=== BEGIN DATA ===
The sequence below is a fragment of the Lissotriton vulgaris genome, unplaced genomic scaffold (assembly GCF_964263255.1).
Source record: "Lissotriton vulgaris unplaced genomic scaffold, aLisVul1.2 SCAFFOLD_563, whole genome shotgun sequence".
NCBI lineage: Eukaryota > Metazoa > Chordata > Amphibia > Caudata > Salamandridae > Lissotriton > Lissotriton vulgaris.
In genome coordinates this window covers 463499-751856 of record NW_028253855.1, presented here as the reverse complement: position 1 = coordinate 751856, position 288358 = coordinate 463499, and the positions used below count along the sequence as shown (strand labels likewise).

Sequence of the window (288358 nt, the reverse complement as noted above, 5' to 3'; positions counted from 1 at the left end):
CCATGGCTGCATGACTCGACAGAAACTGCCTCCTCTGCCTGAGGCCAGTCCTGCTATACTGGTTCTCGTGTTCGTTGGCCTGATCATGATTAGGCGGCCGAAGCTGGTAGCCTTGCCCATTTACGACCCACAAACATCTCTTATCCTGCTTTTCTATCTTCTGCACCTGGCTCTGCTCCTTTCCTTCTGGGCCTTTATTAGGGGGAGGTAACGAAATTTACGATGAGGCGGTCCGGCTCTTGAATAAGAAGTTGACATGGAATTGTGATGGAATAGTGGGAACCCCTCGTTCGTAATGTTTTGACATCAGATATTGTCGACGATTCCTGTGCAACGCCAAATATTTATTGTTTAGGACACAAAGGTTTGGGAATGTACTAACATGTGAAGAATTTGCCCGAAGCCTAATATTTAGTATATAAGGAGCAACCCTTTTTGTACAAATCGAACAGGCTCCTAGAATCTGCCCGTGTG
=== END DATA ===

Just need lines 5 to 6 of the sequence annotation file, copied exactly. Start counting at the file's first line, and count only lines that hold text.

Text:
Sequence of the window (288358 nt, the reverse complement as noted above, 5' to 3'; positions counted from 1 at the left end):
CCATGGCTGCATGACTCGACAGAAACTGCCTCCTCTGCCTGAGGCCAGTCCTGCTATACTGGTTCTCGTGTTCGTTGGCCTGATCATGATTAGGCGGCCGAAGCTGGTAGCCTTGCCCATTTACGACCCACAAACATCTCTTATCCTGCTTTTCTATCTTCTGCACCTGGCTCTGCTCCTTTCCTTCTGGGCCTTTATTAGGGGGAGGTAACGAAATTTACGATGAGGCGGTCCGGCTCTTGAATAAGAAGTTGACATGGAATTGTGATGGAATAGTGGGAACCCCTCGTTCGTAATGTTTTGACATCAGATATTGTCGACGATTCCTGTGCAACGCCAAATATTTATTGTTTAGGACACAAAGGTTTGGGAATGTACTAACATGTGAAGAATTTGCCCGAAGCCTAATATTTAGTATATAAGGAGCAACCCTTTTTGTACAAATCGAACAGGCTCCTAGAATCTGCCCGTGTG